Warren Buffett admits his billions haven’t afforded him any greater insight into addressing the COVID-19 pandemic than anyone else in the U.S., and he’s not sure what its long-term effects on the economy might be.
What the 89-year-old billionaire is sure about, he told investors in a pared-down version of Berkshire Hathaway’s usually festive and crowded annual meeting, is that “the American magic has always prevailed, and it will do so again.”
In a detailed presentation before touching on a gloomy quarterly earnings report, Buffett recounted America’s economic history from its founding, with a population of 3.9 million nestled in 13 states along the eastern seaboard, to its present makeup of 50 states comprising the world’s largest economy, with about $22 trillion in gross domestic product.
Accomplishing that in 231 years — just 46 years longer than the combined lifespans of Buffett and his longtime partner Charlie Munger — “is beyond what anybody could have imagined,” he said. “But it wasn’t done without some very, very serious bumps in the road.”
Just 70 years after the country’s founding, the Civil War between its northern and southern regions left 6% of the working-age males between 18 and 60 dead, he noted.
From there, the U.S. weathered crises from the stock market crash of 1929 to the Great Depression, World War II, the Cuban missile crisis, the 9/11 terrorist attacks, and the 2008 financial crisis.
“We’ve faced great problems in the past,” he said. “We haven’t faced this exact problem or anything that quite resembles this problem, but we’ve faced tougher problems.”
Buffett’s Berkshire Hathaway hasn’t been immune to the pandemic or the economic shutdown imposed to curb its spread.
The Omaha, Nebraska-based conglomerate reported a nearly $50 billion loss for the three months through March because of a drop in the paper value of its investments, though it’s still sitting on a cash pile of more than $137 billion.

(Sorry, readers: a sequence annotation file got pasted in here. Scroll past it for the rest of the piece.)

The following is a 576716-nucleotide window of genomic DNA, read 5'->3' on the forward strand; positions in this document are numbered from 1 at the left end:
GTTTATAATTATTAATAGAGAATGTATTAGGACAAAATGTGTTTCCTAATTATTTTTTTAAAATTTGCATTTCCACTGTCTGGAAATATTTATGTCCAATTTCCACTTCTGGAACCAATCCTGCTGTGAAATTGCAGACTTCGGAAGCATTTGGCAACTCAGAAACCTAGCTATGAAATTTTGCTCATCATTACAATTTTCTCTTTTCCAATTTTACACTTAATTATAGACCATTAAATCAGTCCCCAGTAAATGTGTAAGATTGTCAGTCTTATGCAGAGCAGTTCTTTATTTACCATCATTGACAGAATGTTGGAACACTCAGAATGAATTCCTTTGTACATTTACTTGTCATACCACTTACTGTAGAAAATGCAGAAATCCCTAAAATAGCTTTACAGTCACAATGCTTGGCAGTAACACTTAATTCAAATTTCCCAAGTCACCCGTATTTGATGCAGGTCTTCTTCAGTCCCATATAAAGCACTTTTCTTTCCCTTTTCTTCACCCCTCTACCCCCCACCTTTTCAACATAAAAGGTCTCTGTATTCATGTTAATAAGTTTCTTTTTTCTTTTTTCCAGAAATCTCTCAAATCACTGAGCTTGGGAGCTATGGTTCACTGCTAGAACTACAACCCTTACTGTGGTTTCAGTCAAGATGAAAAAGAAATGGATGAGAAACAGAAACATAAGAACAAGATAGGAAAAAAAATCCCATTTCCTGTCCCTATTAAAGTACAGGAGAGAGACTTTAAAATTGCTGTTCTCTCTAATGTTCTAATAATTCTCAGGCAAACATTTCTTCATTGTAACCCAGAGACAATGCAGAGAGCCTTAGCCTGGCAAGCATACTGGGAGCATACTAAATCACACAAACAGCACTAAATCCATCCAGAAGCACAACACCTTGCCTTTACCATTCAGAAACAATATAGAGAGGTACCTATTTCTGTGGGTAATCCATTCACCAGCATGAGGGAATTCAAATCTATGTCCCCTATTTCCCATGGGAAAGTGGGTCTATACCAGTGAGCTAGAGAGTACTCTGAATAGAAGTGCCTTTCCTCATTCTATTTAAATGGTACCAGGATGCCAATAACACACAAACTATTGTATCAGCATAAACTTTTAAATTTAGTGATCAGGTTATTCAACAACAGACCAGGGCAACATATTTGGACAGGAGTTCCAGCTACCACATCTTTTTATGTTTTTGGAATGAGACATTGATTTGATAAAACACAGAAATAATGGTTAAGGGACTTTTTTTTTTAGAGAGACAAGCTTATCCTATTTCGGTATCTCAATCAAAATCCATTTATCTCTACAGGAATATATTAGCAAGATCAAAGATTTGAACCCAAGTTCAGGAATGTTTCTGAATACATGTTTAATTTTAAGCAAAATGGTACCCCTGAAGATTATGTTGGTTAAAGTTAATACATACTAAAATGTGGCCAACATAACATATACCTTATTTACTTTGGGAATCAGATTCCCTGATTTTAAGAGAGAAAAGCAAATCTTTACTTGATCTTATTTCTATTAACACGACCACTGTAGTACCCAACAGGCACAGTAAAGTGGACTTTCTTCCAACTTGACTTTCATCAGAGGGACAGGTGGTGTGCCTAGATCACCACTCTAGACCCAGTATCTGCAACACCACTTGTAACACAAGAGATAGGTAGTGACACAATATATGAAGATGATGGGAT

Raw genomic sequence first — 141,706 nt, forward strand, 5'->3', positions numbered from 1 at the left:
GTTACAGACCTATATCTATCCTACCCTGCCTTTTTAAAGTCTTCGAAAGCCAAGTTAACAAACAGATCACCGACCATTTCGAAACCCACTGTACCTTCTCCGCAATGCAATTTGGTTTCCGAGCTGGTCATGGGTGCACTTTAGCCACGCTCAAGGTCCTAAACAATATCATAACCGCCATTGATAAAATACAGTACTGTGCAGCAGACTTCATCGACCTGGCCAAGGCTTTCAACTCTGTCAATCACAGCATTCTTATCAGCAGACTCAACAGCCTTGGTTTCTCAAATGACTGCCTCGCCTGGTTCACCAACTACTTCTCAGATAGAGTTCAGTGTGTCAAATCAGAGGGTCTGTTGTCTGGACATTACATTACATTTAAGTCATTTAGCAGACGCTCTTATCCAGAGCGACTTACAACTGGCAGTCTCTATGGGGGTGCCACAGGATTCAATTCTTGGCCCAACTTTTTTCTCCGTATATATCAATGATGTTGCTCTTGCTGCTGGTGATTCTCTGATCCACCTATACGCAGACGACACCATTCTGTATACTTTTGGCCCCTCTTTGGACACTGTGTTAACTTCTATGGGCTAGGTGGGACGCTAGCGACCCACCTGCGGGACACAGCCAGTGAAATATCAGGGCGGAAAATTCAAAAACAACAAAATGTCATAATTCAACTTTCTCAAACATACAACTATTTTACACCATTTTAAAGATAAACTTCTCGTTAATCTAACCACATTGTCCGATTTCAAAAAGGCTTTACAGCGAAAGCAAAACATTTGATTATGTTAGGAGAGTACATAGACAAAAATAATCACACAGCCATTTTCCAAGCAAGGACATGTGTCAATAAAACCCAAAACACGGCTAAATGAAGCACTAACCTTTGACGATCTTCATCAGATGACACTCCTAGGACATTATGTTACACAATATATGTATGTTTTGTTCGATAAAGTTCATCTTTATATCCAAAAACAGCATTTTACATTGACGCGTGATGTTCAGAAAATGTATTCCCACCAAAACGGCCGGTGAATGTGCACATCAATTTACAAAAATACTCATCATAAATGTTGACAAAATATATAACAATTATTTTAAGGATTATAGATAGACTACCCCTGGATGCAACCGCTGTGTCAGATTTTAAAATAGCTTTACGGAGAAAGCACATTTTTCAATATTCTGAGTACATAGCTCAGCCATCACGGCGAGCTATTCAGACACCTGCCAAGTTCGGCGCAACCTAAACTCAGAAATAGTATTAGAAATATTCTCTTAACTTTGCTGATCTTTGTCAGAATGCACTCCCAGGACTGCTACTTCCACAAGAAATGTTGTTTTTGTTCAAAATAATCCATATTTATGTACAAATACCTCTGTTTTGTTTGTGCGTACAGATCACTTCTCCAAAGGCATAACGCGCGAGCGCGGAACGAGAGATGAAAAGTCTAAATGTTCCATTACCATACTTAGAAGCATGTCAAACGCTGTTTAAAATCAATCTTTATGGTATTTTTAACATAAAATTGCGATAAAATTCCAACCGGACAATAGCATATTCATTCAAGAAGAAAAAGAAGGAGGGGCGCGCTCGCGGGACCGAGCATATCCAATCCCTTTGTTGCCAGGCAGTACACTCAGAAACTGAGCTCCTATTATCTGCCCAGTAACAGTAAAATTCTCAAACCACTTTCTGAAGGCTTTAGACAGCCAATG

That would allow Buffett to invest in high-value companies that face challenging operating conditions during the pandemic, much as he did in the financial crisis, putting $5 billion into investment bank Goldman Sachs and $3 billion into General Electric.
“Prior to the middle of March, many of our operating businesses were experiencing comparative revenue and earnings increases over 2019,” Berkshire told investors in its quarterly earnings report, released Saturday. “As efforts to contain the spread of the COVID-19 pandemic accelerated in the second half of March and continued through April, most of our businesses were negatively affected, with the effects to date ranging from relatively minor to severe.”
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Berkshire’s holdings range from consumer businesses like Fruit of the Loom underwear and Borsheim’s jewelry to Burlington Northern Railroad, Geico insurance, and aerospace manufacturer Precision Castparts.
With shelter-in-place orders throughout much of April, the airline industry and its suppliers have been hammered while retailers have struggled with the loss of on-site customers at bricks-and-mortar stores.
To cope with the loss in revenue, Berkshire subsidiaries have cut executive pay, furloughed workers and trimmed capital spending to keep enough liquidity to weather the pandemic.
“The range of possibilities on the economic side are still extraordinarily wide,” Buffett said. “We do not know exactly what happens when you voluntarily shut down a substantial portion of your society. In 2008-09, when our economic train went off the tracks, there were some reasons why: The roadbed was weak in terms of the banks. This time, we just pulled the train off the track and put it on a siding. I don’t really know of any parallel.”